The adoption of energy specific sustainable development goals was a milestone in moving the world towards a more sustainable and equitable system. The IEA continues to support this critical goal with unbiased data and projections. This has long been a personal and professional priority for me. Fifteen years ago, we recognized this basic fact when we first compiled data for electricity access and mapped out a scenario for delivering universal electricity access by 2030 in the World Energy Outlook, the IEA’s benchmark publication.

As a result, the IEA has been tracking country-by-country progress on energy access (SDG 7.1) on an annual basis since 2002. As the world’s most authoritative source of energy statistics, the IEA is also the lead custodian agency for reporting progress towards substantially increasing the share of renewables in the global energy mix (SDG 7.2) and doubling the global rate of improvement in energy efficiency (SDG 7.3).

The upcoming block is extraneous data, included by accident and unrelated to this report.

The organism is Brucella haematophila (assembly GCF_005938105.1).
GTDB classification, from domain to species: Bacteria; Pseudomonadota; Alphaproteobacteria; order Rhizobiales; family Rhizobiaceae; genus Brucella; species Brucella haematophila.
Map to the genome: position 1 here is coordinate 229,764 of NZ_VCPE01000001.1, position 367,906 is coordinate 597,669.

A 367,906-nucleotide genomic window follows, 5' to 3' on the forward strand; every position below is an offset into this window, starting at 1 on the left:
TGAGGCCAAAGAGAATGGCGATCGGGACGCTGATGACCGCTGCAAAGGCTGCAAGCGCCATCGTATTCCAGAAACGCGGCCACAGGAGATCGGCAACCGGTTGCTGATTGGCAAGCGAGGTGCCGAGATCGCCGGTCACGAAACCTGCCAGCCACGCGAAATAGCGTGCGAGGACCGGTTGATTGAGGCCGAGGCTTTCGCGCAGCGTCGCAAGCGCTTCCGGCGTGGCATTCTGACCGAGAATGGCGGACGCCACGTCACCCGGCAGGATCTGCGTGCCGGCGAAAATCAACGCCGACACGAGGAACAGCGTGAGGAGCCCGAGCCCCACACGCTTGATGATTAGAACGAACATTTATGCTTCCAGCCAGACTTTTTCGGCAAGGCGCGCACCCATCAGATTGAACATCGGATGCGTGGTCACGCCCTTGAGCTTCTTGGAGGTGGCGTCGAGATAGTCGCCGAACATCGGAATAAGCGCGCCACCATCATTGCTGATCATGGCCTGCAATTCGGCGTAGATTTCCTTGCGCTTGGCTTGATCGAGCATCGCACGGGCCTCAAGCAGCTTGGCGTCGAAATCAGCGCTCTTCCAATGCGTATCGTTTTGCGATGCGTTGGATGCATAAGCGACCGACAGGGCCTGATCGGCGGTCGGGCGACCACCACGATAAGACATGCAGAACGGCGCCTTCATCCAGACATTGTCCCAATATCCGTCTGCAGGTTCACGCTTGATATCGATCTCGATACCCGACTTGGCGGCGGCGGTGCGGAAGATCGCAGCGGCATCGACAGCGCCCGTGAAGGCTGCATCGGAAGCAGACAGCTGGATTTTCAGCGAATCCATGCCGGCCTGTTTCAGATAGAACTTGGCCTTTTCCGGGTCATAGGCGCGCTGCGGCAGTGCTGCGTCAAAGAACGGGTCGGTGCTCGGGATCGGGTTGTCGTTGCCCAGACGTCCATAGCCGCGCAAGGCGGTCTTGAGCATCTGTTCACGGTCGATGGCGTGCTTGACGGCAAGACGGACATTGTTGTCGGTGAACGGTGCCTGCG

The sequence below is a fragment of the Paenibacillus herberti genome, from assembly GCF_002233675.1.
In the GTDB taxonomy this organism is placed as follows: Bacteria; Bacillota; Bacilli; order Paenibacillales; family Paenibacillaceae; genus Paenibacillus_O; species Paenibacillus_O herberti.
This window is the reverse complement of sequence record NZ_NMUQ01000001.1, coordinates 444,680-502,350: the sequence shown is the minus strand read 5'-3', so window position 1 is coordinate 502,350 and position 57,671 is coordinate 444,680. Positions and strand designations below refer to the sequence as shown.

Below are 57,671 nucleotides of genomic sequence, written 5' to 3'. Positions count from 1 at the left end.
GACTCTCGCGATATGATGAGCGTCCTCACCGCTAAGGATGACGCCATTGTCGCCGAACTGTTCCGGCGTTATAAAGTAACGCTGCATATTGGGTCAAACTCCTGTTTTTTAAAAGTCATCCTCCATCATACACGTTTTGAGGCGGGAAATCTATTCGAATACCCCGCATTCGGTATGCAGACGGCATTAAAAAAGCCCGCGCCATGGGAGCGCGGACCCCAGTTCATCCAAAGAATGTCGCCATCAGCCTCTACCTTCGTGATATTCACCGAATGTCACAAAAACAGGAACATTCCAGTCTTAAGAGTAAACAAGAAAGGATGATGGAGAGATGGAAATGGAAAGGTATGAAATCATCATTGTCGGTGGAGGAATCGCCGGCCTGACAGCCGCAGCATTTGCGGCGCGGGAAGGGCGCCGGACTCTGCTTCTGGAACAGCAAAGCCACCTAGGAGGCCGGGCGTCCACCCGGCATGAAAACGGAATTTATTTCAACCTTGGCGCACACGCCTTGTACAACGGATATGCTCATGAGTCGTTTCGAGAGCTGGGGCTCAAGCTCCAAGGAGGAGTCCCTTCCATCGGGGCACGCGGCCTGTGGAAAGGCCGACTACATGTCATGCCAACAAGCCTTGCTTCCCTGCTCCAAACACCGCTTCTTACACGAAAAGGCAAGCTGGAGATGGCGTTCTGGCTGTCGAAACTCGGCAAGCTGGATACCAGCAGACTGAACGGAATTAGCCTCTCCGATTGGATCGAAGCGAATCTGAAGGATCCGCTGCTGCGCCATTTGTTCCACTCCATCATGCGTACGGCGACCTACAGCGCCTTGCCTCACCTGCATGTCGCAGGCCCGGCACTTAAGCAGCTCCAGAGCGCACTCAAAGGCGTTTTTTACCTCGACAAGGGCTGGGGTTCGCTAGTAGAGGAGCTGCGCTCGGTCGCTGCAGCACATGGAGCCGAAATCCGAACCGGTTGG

The United Nations will have the first in-depth review of SDG 7 goals at the High-level Political Forum on Sustainable Development organized in New York, in July this year. This will be a good time to assess where we stand with our global energy goals, where existing national policies are taking us, and how to steer the global energy system towards a more sustainable path. To assist this critical process, the IEA has decided to create a new online resource to centralize all of our data and scenario projections in support of the 2030 Agenda.